• SELECT process, status, group#, thread#, sequence# FROM v$managed_standby order by process, group#, thread#, sequence#;
  • SELECT name, value, time_computed FROM v$dataguard_stats;
  • SELECT timestamp, facility, dest_id, message_num, error_code, message FROM v$dataguard_status ORDER by timestamp;
  • SELECT primary_xid, type, mining_status, apply_status FROM v$logstdby_transaction;

Use LOG_ARCHIVE_TRACE for tracing various redo propagation and apply processes/tasks


The trace level can be as follows

  • 0 Disables archived redo log tracing (default setting)
  • 1 Tracks archiving of redo log file
  • 2 Tracks archival status per archived redo log destination
  • 4 Tracks archival operational phase
  • 8 Tracks archived redo log destination activity
  • 16 Tracks detailed archived redo log destination activity
  • 32 Tracks archived redo log destination parameter modifications
  • 64 Tracks ARCn process state activity
  • 128 Tracks FAL server process activity
  • 256 Reserved for future use
  • 512 Tracks asynchronous LGWR activity
  • 1024 Tracks RFS physical client
  • 2048 Tracks ARCn or RFS heartbeat
  • 4096 Tracks real-time apply activity
  • 8192 Tracks Redo Apply activity (media recovery or physical standby)


1. The files get written to the DIAGNOSTIC_DEST
2. The trace levels are bitmaps, so adding them together will generate both trace levels. For example, setting trace level to 6, i.e. 2 + 4, will give you the following:-
* Tracks archival status per archived redo log destination (2)
* Tracks archival operational phase (4)

Interesting Information

Active Data Guard is actually the usage of RTQ (Real Time Query) and BCT for Standby (Block Change Tracking for Standby).

RTQ allows you to open a standby database for read-only, whilst at the same time being able to apply changes to the standby database.

However, it is possible to have the standby database open, have the redo shipped (but not applied) and not invoke the usage of the RTQ component of Active Data Guard.

Obviously, when you shut the database down and restart it in mount mode, then the REDO would need to be applied and may take some time if the database has been open for read-only for a long period.

A clever implementation of data guard allows for applications that are read mostly, i.e. do lots of reads but only update tables infrequently (perhaps PCI), to use the standby database as their main connection, but update tables on the primary database.

The way this works as follows…

1. Creating a database link on the primary database that points to the primary database.

2. This link then gets propagated to the standby database. (but clearly points back to the primary)

3. Create a user on the primary database with private synonyms that point to
* the read only tables
* the update tables via the dblink
* NOTE This will get propagated to the Standby database

4. Put the standby database into read-only.

5. Connect to the standby database as the user with the private synonyms.

6. Run the read-only query. This will read its data from the standby database via the private synonyms.

7. Run the update statements. This will update the tables via the private synonym using the dblink. i.e the tables on the primary database. After a few seconds the data will be propagated across to the redo on the standby.

8. If using active data guard then the data will be available for query in a few seconds. If not using active data guard then the data will get applied once the database is put back into standby mode.


1. If you did not want to have to log on as a different user in step 5. You could create a logon trigger that checked the dbname and if on the standby database, then the trigger could switch the current users schema to the schema with the private synonyms.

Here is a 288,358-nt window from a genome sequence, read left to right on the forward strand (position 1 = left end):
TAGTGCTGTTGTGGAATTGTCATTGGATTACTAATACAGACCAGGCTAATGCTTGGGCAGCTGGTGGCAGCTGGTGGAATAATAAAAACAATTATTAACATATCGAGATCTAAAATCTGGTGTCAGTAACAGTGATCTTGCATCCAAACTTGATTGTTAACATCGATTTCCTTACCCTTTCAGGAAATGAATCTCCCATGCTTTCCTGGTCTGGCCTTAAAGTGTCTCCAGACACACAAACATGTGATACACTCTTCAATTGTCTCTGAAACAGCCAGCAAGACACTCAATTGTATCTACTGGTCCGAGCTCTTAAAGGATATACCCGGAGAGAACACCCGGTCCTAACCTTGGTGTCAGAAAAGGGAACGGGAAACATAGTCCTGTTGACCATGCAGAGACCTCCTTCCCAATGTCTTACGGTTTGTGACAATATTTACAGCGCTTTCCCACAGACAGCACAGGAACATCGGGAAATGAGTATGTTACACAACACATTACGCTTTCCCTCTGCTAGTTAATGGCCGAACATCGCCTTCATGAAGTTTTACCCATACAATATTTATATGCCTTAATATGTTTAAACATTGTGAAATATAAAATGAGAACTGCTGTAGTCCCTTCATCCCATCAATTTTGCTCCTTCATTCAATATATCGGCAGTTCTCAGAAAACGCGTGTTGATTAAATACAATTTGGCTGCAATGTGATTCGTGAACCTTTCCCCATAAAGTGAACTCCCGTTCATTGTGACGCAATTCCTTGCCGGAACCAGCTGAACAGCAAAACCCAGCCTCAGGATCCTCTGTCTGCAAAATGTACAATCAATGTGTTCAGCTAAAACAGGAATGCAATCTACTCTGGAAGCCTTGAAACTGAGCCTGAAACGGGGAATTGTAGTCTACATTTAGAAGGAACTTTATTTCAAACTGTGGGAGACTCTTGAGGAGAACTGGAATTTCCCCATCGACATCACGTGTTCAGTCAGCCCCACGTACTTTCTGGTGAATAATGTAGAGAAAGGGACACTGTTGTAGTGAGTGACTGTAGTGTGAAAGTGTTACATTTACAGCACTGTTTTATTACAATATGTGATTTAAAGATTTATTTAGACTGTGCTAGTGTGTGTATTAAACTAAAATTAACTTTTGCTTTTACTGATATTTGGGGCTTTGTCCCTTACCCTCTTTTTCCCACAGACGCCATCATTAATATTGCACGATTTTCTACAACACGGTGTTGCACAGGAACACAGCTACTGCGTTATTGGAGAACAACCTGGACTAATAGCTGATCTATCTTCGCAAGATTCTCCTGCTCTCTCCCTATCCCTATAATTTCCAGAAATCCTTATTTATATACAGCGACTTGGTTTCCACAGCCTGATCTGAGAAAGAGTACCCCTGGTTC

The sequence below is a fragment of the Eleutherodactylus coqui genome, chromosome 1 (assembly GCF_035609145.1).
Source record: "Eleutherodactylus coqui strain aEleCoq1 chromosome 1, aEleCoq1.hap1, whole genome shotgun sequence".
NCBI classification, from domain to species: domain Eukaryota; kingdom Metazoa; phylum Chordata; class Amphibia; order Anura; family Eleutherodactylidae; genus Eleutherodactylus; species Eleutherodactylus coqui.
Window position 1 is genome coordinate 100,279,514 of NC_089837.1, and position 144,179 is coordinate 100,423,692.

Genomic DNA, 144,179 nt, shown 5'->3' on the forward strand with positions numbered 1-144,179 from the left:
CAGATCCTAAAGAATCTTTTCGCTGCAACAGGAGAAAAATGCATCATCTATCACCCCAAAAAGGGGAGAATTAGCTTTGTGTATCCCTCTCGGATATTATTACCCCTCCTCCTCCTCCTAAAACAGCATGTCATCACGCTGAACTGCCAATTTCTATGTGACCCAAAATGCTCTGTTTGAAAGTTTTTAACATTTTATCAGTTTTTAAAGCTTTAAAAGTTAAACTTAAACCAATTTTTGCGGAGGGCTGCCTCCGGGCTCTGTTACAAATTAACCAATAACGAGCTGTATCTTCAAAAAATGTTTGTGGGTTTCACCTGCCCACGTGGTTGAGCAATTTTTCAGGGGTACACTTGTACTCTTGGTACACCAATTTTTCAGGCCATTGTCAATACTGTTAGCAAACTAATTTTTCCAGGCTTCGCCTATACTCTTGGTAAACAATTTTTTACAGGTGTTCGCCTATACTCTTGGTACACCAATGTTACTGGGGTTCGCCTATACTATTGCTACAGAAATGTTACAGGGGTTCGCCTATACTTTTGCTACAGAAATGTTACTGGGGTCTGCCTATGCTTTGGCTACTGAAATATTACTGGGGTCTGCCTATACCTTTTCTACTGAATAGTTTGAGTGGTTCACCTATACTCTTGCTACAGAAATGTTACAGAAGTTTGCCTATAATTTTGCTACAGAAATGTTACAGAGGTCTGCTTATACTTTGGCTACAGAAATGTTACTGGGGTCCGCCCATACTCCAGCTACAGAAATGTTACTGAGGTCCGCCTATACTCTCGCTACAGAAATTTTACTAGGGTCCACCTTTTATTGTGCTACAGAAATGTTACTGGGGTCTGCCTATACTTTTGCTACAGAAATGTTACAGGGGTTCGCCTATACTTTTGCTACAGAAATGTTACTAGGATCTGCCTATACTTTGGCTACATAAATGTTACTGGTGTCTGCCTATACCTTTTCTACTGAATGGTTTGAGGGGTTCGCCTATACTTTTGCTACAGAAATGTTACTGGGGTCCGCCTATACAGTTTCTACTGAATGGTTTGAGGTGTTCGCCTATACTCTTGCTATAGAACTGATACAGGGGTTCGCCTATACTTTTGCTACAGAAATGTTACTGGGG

Overheads of Data Guard Versus San Replication




General Warnings

  • Switch over to a logical standby from a physical is possible, but not advisable because all physical standbys will no longer be valid as the logical DB is not the same DB as the physical standby.
  • Flashback should be switched on for the primary database when using DG. Otherwise, on a failover it is impossible to use the old primary as the new standby. Instead, the old primary would have to be recreated as a standby which could take a very long time on a large database. With flashback turned on for the old primary database, it can be flashed back to an earlier SCN and then used as the standby. Without flashback, the SCN of the old primary would be higher than the new primary and therefore the old primary would be incompatible for a new standby.
  • In DGMGRL always connect in the following manner sys/<password>@tns. This is so that when issuing commands DGMGRL is always able to connect to the other nodes in the DG configuration. This is because when DGMGRL tries to connect to other nodes in the DG configuration, it uses the same method of connecting as specified for the local connection. So if connect / was used then connections to other nodes would not work. So any commands from DGMGRL that needed to be issued on another node would fail.
  • Remember when adding datafiles with standby_file_management set to auto, then the file names between the primary and standby will be different. This has implications when restoring files into the primary database from the standby.

Common Questions

Q1 - On the create standby, how many param are mandatory?
A1 - Certainly not as many as there are above. Test to see what is required.

Q2 - Why did we specify the fal parameters in the create standby database command?
Q2 - You don't need to.

Q3 - Do you really need flashback on to create a snapshot standby?
A3 - No. BUT…you will need it on to reinstate an old primary database to a new standby.

Q4 - Should a dedicated network be used for the redo shipping?
A4 - This is site specific, but highly recommended for systems that generate lots of REDO

Q5 - Can FSF be configured to failover on user written errors to the alert log?
A5 - Yes

Q6 - Do the files in the standby database have a different name to the files in the primary?
A6 - With standby_file_management set to AUTO, definitely.